Why I Love Science by the Pint

… because I love science and I love beer, obviously.

I had a great time moderating Science by The Pint last night! It is always awesome to be reminded how enthusiastic non-scientists often are about science. I find events like this incredibly refreshing when I have been stuck in a science rut or simply less enthusiastic about my work than usual.

I had participated in one of these events last year, when an upper level grad student was speaking. I wandered from table to table talking about how cool hydrothermal vents are, and why we think its important to study them. People asked interesting, important, tough questions, and I was really impressed with the quality of the dialogue. You don’t need a strong, or even any, science background to have a great conversation about science.
This time around I saw it from a different perspective. Being the moderator, I saw it from a few steps back. I tried to make sure every table had a scientist to talk to, and that things were going well with the restaurant (insert plug here for the awesome folks at Tavern by the Square, Porter Square who made sure last night ran smoothly and have been very supportive of Science by the Pint this year). My favorite part of my new role last night was hearing from the speaker and his colleagues afterwards how much they got out of the event. Like me last year, they were pleasantly surprised with the quality of the science discussion, and seemed to enjoy it more than expected.

This type of venue is different from what most scientists are used to. We are used to giving prepared talks and fielding tough nitty gritty questions afterwards that may or may not be trying to poke holes in the research (aka our blood, sweat, tears) that we have just presented. We are not accustomed to (unless we spend a good deal of time teaching) informally discussing our research with a large group of non-scientists who are genuinely curious. It is good practice for us to make sure we can explain our research and why we do it without discipline-specific jargon or over-complicated explanations. It is also good to get very different types of questions than what we are used to answering from our colleagues.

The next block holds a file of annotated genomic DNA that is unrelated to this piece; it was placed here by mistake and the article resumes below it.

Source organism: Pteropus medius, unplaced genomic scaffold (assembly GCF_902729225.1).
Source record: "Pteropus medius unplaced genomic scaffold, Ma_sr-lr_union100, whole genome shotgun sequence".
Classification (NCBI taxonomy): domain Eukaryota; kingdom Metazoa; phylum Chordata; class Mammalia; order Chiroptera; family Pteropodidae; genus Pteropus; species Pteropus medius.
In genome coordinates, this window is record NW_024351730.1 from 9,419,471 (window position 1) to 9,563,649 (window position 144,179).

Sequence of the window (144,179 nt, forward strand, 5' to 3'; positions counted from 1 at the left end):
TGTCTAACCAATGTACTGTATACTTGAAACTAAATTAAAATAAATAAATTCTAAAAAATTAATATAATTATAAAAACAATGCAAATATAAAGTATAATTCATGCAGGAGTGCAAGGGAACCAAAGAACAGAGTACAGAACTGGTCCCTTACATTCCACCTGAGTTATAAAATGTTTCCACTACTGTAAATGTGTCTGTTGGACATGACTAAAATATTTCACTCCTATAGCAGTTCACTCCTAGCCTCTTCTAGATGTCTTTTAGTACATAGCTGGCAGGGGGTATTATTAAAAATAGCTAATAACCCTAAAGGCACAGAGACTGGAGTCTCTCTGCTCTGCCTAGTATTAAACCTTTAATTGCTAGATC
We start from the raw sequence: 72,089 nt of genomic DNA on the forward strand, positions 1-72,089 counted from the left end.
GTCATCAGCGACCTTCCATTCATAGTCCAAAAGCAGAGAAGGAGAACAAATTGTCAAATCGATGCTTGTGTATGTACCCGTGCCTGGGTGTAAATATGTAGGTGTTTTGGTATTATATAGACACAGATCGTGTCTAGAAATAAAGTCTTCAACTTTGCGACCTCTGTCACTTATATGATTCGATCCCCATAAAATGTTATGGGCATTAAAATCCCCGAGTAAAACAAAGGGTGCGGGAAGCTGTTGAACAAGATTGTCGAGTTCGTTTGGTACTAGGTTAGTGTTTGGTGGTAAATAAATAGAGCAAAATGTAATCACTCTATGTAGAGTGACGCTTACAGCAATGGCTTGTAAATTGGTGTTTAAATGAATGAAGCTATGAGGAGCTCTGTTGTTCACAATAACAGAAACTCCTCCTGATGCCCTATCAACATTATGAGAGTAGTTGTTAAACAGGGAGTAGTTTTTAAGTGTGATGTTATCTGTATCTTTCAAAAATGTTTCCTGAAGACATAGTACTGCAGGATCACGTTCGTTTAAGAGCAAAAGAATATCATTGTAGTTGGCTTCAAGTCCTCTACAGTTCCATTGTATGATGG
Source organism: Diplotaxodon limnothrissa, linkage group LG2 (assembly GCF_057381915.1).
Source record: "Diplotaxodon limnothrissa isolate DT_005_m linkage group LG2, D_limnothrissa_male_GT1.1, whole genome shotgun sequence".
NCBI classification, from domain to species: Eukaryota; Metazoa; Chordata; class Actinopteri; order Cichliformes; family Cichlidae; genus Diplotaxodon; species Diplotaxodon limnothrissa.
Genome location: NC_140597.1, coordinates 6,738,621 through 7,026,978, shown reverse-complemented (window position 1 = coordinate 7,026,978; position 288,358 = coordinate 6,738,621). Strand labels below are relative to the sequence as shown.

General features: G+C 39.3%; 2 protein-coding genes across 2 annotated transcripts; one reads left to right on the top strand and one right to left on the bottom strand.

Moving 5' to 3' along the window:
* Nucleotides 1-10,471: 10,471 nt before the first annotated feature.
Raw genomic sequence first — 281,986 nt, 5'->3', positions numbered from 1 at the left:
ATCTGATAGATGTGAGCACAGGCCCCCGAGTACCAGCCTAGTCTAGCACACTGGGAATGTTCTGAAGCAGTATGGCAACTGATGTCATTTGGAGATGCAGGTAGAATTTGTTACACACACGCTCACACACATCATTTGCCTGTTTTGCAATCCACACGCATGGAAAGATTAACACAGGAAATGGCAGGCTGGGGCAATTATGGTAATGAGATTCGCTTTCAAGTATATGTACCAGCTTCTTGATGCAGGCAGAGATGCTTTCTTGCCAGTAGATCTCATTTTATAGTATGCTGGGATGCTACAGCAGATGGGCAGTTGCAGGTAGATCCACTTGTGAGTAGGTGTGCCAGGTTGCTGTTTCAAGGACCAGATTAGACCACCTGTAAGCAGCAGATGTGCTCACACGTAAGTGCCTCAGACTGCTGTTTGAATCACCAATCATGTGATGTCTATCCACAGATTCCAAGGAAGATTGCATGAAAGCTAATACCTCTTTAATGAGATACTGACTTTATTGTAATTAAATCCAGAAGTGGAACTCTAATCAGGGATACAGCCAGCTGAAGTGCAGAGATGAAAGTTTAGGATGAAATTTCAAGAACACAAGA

I had a thought last night… that this format would be a great way to talk to students. Not the beer part, obviously – although that certainly would get kids thinking science is cool, but I generally try to stay away from the dark side. Anyhow, I think that rather than a scientist going to a classroom, presenting their research, and answering questions from the students who ask them, I think a scientist going to a classroom with a few colleagues, and breaking into groups and having discussions with the students in smaller groups one on one might be a very effective way to reach these students and get them thinking about the possibility of becoming a scientist themselves.

So, in conclusion, I really like the science café format. I am now re-enthused to go into lab and get my science on!